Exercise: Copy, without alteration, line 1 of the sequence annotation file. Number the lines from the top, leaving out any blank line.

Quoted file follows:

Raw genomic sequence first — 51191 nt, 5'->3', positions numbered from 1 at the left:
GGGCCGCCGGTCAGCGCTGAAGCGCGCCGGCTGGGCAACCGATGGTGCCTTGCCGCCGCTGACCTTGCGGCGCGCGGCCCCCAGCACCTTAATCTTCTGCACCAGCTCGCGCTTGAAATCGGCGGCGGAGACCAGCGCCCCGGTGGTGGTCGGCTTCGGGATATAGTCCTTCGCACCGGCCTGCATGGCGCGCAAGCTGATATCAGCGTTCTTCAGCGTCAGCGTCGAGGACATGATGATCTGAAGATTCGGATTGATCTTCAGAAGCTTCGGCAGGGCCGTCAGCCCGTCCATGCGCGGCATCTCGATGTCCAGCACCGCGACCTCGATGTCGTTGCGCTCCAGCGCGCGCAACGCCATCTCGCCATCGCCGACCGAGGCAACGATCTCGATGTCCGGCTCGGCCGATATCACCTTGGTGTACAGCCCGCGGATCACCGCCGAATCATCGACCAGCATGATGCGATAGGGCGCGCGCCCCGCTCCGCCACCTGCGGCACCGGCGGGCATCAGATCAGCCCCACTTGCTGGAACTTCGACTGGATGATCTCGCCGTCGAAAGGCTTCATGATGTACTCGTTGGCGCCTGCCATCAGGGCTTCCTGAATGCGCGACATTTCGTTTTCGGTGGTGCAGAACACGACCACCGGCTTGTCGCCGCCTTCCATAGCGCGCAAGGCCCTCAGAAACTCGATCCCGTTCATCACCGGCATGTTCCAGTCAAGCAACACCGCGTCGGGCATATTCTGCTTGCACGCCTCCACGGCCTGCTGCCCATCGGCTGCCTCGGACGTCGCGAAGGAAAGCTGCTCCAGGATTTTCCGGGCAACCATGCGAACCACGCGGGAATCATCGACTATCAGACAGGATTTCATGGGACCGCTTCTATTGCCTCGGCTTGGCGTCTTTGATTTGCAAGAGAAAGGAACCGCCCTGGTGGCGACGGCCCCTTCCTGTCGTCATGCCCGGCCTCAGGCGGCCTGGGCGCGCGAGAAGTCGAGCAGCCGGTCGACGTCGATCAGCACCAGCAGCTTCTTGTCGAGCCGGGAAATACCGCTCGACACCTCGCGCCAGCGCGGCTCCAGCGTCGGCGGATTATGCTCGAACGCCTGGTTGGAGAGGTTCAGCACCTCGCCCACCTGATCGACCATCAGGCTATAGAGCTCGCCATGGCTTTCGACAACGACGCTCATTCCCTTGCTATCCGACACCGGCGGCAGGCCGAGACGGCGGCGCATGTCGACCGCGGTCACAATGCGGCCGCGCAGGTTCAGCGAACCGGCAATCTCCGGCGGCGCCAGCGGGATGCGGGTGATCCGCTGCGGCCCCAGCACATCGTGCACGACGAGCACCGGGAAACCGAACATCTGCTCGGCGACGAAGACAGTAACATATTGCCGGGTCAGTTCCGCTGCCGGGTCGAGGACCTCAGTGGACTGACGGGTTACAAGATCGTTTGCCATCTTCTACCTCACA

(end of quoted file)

Raw genomic sequence first — 51191 nt, 5'->3', positions numbered from 1 at the left: